Woody Weed Working Party (19/05/2024)

Woody weed removal is fun …

Join in the co-operative working party of the Friends of Mount Majura (FoMM) and the Mount Ainslie Weeders in the endangered grassy woodlands of Mts Ainslie’s and Majura’s west slopes.

When: Sunday, 19 May 2024, from 9.00am to 12.00noon.

Where: Meet at the nature park entrance off Kellaway Street Car Park at the southern end of Hackett; view this map for the meeting point and work area which we call “The Common”.

Bring and wear: Sun protection, appropriate shoes and body-covering clothing.

What: This will be a search and destroy action to remove evergreen woody weeds such as Cotoneasters and Cootamundra wattles.

What else to expect: tools, morning tea and delicious cake will be provided

Enquiries: secretary@majura.org

Novice weeders are encouraged to be early for an introduction of the target weeds and the safe handling of equipment and herbicide. You will be working in pairs or small groups.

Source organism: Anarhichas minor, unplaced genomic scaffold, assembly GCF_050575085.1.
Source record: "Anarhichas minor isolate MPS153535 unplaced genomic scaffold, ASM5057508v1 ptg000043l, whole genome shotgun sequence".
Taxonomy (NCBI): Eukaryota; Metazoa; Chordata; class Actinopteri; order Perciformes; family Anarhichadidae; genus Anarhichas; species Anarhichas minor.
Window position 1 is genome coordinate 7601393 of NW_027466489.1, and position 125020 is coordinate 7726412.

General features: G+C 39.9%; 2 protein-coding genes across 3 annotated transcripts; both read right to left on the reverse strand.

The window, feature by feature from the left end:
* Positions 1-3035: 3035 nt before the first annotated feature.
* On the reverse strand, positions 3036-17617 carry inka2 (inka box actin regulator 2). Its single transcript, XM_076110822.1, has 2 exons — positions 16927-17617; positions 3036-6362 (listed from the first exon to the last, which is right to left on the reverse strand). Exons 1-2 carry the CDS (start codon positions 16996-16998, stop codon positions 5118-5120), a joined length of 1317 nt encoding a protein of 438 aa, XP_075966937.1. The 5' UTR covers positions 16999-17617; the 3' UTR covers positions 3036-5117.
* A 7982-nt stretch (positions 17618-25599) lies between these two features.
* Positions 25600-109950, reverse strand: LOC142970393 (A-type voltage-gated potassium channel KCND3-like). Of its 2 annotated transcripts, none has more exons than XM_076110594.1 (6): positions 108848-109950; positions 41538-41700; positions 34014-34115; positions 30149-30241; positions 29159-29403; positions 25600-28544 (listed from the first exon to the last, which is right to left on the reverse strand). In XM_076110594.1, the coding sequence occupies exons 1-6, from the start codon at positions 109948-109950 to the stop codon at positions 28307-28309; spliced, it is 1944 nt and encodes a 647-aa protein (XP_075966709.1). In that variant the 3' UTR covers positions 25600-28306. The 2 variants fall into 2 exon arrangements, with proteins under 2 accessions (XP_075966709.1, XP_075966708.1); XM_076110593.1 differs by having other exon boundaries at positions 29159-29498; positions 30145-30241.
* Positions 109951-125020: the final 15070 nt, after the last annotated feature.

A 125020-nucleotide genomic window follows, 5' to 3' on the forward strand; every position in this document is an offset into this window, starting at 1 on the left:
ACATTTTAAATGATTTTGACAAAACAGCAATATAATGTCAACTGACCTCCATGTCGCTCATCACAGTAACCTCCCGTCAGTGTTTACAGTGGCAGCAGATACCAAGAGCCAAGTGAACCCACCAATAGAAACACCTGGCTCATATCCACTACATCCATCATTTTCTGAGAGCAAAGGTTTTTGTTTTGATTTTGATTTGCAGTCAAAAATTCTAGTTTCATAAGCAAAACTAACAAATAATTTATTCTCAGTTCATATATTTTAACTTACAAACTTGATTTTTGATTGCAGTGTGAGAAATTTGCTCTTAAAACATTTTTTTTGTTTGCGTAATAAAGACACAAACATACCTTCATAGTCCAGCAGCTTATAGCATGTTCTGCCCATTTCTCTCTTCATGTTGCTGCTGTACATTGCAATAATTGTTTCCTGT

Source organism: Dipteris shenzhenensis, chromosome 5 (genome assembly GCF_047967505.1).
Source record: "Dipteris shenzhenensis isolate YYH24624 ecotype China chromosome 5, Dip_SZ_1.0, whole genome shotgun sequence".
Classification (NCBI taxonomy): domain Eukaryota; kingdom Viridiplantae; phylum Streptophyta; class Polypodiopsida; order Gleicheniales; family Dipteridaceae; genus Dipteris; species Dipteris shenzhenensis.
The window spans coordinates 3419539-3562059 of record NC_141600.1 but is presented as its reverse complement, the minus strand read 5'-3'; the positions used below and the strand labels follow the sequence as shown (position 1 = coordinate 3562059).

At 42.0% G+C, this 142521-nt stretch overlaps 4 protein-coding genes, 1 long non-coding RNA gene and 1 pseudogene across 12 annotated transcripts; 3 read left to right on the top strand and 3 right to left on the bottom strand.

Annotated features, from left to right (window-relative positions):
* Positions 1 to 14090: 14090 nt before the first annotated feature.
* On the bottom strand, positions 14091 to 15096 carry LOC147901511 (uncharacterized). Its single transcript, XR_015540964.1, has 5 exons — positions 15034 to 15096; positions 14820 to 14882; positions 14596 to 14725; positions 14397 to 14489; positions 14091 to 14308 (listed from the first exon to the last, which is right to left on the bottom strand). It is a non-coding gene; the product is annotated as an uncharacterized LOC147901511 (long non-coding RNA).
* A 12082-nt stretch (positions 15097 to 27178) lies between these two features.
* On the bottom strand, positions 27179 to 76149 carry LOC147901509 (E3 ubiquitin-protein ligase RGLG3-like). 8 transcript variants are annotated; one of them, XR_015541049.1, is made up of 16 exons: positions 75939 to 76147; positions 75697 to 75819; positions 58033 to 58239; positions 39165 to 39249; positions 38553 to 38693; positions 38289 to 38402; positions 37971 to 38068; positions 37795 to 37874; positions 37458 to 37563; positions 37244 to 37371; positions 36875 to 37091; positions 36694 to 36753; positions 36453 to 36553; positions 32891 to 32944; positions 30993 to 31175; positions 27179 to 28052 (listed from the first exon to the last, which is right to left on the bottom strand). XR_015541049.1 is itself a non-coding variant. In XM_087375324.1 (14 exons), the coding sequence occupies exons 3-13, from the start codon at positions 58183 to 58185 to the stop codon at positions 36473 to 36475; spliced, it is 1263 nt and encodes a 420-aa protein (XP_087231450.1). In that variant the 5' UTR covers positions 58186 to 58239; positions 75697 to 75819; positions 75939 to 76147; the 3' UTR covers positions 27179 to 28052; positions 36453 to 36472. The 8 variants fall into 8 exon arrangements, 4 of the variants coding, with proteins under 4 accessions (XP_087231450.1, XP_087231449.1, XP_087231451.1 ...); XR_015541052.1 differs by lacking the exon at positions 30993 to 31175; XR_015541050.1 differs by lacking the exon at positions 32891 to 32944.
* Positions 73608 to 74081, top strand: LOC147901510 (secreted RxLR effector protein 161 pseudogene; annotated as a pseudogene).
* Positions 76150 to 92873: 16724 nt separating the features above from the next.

… especially when working in good company; taking a rest after tackling woody weeds at “The Common” in 2011 (from left) Jeanette, Liese, Noel, Annette and Jenni.

Garden plants going bush. Some commonly grown plants in Canberra gardens are invading our bush-land where they cause environmental damage. The “garden escapes” may be native plants that have been planted and spread outside their natural range, or plants, which have been introduced from overseas.

Your garden may be a source of garden escapes without you realising it. Birds spread seeds in their droppings after eating the berries of privet, firethorns or cotoneasters. In addition to seed dispersal some garden escapes grow from stems after being dumped as garden waste such as English Ivy, Periwinkle or Japanese Honeysuckle.

Garden escapes cause environmental problems. They smother native plants, prevent natural regeneration and change the natural balance of resources for native animals.

FoMM conducts regular working parties to control garden escapes that have invaded Mount Majura nature reserve. You can help by joining our working bees, by removing potential garden escapes from your garden and by avoiding planting them. Information on garden plants that became environmental weeds is available at our working bees.

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